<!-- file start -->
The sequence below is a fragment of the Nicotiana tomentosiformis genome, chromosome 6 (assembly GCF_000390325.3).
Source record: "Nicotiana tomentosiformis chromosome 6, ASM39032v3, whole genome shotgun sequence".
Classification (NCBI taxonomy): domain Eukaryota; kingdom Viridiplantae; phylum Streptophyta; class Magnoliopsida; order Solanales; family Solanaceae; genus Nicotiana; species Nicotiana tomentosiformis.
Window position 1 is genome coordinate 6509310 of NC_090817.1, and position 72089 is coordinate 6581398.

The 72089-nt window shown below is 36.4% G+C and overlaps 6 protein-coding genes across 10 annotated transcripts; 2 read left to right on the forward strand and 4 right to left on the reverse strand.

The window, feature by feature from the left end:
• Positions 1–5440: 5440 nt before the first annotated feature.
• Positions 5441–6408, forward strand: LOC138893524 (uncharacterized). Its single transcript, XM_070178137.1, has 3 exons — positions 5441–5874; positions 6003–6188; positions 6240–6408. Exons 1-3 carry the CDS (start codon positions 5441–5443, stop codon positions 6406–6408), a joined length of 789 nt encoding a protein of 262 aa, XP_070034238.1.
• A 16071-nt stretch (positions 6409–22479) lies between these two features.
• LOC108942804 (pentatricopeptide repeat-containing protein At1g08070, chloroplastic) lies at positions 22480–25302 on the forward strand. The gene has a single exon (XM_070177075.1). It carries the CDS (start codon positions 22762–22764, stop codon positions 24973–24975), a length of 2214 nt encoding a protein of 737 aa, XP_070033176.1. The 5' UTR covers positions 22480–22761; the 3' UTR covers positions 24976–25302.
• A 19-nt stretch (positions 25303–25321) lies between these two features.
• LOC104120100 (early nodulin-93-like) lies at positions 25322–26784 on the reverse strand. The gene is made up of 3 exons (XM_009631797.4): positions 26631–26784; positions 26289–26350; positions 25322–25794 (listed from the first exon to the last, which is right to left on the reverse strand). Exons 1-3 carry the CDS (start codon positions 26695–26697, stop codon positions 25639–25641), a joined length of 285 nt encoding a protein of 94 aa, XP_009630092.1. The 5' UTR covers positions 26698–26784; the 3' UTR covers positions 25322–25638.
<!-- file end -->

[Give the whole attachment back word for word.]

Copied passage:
The sequence below is a fragment of the Nicotiana tomentosiformis genome, chromosome 6 (assembly GCF_000390325.3).
Source record: "Nicotiana tomentosiformis chromosome 6, ASM39032v3, whole genome shotgun sequence".
Classification (NCBI taxonomy): domain Eukaryota; kingdom Viridiplantae; phylum Streptophyta; class Magnoliopsida; order Solanales; family Solanaceae; genus Nicotiana; species Nicotiana tomentosiformis.
Window position 1 is genome coordinate 6509310 of NC_090817.1, and position 72089 is coordinate 6581398.

The 72089-nt window shown below is 36.4% G+C and overlaps 6 protein-coding genes across 10 annotated transcripts; 2 read left to right on the forward strand and 4 right to left on the reverse strand.

The window, feature by feature from the left end:
• Positions 1–5440: 5440 nt before the first annotated feature.
• Positions 5441–6408, forward strand: LOC138893524 (uncharacterized). Its single transcript, XM_070178137.1, has 3 exons — positions 5441–5874; positions 6003–6188; positions 6240–6408. Exons 1-3 carry the CDS (start codon positions 5441–5443, stop codon positions 6406–6408), a joined length of 789 nt encoding a protein of 262 aa, XP_070034238.1.
• A 16071-nt stretch (positions 6409–22479) lies between these two features.
• LOC108942804 (pentatricopeptide repeat-containing protein At1g08070, chloroplastic) lies at positions 22480–25302 on the forward strand. The gene has a single exon (XM_070177075.1). It carries the CDS (start codon positions 22762–22764, stop codon positions 24973–24975), a length of 2214 nt encoding a protein of 737 aa, XP_070033176.1. The 5' UTR covers positions 22480–22761; the 3' UTR covers positions 24976–25302.
• A 19-nt stretch (positions 25303–25321) lies between these two features.
• LOC104120100 (early nodulin-93-like) lies at positions 25322–26784 on the reverse strand. The gene is made up of 3 exons (XM_009631797.4): positions 26631–26784; positions 26289–26350; positions 25322–25794 (listed from the first exon to the last, which is right to left on the reverse strand). Exons 1-3 carry the CDS (start codon positions 26695–26697, stop codon positions 25639–25641), a joined length of 285 nt encoding a protein of 94 aa, XP_009630092.1. The 5' UTR covers positions 26698–26784; the 3' UTR covers positions 25322–25638.